Basecamp Poland & The Transformation of Mamut Bakery

Built to house the baking operations of the Wrocław Food Association (Breslauer Consum-Verein), the Mamut Bakery Complex on Sienkiewicza Street in Wrocław, Poland, was built in stages from the mid-nineteenth century through the 1920s. Today, Basecamp Student acquired this historic property with the intent to transform the Bakery into student accommodations and a six-story, four-star hotel for short-stay guests.

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Grupa 5 Architekci designed the approximately 43,000 SM of the new and renovated area, creating a modern space for 775 student dorms, including 206 double hotel rooms and a wide range of multipurpose common spaces, including a 360 SM conference center, a fitness area, a restaurant, a lobby with bar, and an underground car park. General contractor Erbud used their expertise to develop Grupa 5 Architekci’s design in parallel with the execution of construction works. Hill International provided project management and multidisciplinary technical supervision services for the project, helping monitor costs, control schedule, and manage quality.

Basecamp envisioned a facility that served Wrocław’s large student population—the city boasts 11 public and 22 private colleges—with comfortable housing and plentiful amenities. However, mindful of the Complex’s history and prominent place on an arterial street north of the Oder River and the city center, Basecamp also wanted to preserve and enshrine some of the Complex’s historical architecture and unique features. The whole team worked together to deliver Basecamp’s vision on time and within budget in Q2 2022.

Before and After: Carefully Incorporating the Building’s Historical Features

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“This is a building that has always responded to its times,” explains Hill Regional Manager Pawel Hrehorow. “The Bakery was built to meet bread demand during a period of growth for Wrocław, which was then called Breslau and was a part of Germany. In the late 19th and early 20th centuries, the city’s population tripled to more than 500,000. The Complex expanded several times in that period. The complex overall survived World War II, after which the city became a part of Poland. Now, Wrocław is famous for its universities and has a lively student and youth population. With this renovation project, Basecamp has given the facility a living role in Wrocław, while preserving and respecting the history of the Complex and the city.”

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An overview of the Complex’s history sheds light on the features the team preserved and offers an opportunity to take a before-and-after look at the Complex. The Complex’s first facilities, a carbonated water factory and a steam bakery, were built in 1878-1880. Both facilities were destroyed during World War II. Due to the increase in the population and heightened demand for bread, Max Daum modernized and expanded the Complex in 1892-1893 and again in 1906-1908. The main production building, Building B, located on the northeastern part of the site and adjacent to the steam bakery building, comes from the latter period of development.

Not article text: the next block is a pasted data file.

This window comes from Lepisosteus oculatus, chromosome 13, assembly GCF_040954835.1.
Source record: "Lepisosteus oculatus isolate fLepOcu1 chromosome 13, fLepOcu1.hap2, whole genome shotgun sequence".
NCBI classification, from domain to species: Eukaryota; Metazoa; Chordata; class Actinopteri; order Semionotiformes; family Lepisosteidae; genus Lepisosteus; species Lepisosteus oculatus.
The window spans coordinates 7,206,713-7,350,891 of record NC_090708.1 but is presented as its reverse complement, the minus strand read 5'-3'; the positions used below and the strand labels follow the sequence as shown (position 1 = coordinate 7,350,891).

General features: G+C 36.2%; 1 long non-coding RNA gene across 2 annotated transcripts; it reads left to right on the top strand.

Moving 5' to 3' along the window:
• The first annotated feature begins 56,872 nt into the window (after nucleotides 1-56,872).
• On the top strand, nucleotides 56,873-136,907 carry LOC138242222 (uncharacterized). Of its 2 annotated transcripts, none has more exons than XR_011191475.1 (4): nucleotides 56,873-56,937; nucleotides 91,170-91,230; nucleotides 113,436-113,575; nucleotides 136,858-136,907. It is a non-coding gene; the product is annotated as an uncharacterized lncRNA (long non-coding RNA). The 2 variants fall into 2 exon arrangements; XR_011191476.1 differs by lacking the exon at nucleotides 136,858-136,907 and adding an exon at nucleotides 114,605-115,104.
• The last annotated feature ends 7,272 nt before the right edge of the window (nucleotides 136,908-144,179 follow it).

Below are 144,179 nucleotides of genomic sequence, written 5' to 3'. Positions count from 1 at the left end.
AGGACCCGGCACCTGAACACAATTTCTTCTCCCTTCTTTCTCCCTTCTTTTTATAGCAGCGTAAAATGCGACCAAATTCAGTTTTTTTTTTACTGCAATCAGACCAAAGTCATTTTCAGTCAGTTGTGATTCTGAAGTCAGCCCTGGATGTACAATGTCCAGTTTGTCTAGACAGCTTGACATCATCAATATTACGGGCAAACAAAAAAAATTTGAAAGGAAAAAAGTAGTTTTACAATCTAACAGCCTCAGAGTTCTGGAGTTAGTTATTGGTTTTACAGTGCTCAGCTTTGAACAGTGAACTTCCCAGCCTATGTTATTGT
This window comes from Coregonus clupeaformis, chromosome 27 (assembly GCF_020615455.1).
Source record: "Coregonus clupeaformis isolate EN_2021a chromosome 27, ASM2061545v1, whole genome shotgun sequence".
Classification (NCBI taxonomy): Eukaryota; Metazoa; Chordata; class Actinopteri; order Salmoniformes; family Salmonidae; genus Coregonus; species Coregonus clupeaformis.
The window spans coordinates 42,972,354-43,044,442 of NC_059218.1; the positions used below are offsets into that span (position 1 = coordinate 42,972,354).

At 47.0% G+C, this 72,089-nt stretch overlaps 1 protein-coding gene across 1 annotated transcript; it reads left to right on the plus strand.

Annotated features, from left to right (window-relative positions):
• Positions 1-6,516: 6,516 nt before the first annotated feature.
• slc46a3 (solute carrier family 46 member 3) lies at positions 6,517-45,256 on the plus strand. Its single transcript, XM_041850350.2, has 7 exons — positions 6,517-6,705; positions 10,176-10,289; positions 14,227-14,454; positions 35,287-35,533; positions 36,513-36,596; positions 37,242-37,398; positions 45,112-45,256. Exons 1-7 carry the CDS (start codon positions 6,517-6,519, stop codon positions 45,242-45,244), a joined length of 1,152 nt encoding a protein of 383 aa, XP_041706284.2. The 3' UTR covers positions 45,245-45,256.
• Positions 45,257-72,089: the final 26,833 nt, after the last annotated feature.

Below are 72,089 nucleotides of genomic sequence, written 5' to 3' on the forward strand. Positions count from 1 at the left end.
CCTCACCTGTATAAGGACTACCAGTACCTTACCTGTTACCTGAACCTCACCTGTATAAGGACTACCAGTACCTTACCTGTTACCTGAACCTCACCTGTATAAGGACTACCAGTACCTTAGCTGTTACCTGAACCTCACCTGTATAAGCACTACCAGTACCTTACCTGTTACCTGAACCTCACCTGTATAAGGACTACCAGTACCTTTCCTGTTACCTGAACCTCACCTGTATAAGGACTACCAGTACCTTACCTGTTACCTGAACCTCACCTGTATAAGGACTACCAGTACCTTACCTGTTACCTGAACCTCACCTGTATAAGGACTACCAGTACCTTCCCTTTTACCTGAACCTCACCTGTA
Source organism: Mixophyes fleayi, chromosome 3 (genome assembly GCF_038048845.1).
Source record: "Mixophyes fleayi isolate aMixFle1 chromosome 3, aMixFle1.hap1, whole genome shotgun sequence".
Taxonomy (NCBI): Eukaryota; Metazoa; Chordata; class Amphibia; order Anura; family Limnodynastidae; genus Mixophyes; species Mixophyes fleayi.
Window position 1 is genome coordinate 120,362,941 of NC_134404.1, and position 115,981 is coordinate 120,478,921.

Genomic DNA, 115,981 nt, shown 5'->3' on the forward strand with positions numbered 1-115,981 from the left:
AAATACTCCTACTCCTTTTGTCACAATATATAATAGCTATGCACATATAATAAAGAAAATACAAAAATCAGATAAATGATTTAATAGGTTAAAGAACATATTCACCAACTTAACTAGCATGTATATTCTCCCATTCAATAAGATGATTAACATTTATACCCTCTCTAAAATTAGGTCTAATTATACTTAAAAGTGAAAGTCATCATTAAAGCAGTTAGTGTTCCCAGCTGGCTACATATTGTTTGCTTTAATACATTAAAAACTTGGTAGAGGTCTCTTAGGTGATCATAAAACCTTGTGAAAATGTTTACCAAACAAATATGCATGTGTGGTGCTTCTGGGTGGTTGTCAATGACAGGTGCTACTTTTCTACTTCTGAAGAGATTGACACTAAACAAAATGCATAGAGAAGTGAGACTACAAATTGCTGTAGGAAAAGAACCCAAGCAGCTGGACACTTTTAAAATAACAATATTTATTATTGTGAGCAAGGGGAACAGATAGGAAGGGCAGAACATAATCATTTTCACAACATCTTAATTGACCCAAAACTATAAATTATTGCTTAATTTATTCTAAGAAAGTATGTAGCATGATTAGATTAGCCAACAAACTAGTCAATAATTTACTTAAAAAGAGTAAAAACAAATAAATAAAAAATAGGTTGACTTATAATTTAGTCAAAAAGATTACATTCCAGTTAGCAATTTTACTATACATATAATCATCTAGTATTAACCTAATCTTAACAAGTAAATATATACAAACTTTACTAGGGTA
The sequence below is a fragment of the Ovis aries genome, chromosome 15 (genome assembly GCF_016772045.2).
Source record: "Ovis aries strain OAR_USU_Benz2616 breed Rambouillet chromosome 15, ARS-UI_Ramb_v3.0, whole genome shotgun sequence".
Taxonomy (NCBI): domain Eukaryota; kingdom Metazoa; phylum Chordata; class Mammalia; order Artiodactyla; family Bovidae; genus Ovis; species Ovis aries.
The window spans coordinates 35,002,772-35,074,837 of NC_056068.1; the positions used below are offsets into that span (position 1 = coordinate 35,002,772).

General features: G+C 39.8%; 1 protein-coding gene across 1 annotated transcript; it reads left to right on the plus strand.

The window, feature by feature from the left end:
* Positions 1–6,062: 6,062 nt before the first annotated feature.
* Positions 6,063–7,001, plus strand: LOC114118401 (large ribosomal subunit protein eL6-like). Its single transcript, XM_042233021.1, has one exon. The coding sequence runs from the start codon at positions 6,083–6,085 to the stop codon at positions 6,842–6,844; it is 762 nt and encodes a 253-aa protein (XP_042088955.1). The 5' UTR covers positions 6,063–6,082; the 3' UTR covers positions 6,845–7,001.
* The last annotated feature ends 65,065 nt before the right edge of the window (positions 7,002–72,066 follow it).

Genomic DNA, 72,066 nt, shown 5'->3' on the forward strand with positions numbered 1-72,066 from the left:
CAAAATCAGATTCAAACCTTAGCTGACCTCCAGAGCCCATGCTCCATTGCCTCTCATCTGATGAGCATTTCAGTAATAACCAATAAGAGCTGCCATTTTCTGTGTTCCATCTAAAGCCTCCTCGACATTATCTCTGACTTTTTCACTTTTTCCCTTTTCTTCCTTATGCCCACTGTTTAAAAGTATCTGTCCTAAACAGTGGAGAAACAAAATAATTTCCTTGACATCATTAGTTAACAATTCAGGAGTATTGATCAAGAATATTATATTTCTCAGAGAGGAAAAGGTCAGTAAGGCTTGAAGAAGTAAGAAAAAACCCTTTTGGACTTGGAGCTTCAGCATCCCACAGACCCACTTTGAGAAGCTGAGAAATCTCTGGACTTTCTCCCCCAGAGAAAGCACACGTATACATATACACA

Building B was a three-story, steel-skeleton structure, covered by a high-hipped roof. Building B featured a red brick façade, as well as turret and globe decorations. The building’s rounded northeastern corner with its high chimney is a characteristic element of the period.

Building B’s production halls were located on the two upper floors. The ground floor was used as a loading hall. Glazed white brick lined the walls and ceilings of the interior rooms, and durable and functional cast-iron plates covered the floors.

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The production halls were connected via staircase with the engine building, which held changing rooms and cloakrooms for employees. The engine building’s walls and ceilings also featured glazed white bricks. These featured orange decorative patterns.

Following the second round of expansion in 1906-1908, the Bakery Complex became one of the largest bakeries and mineral water factories in Germany. In 1913-1914 the facility expanded once again. On the south side of the existing production building, Alfred Doefert designed a massive six-story production building, Building A. This reinforced concrete structure featured a clinker brick façade and was almost completely preserved in its original form.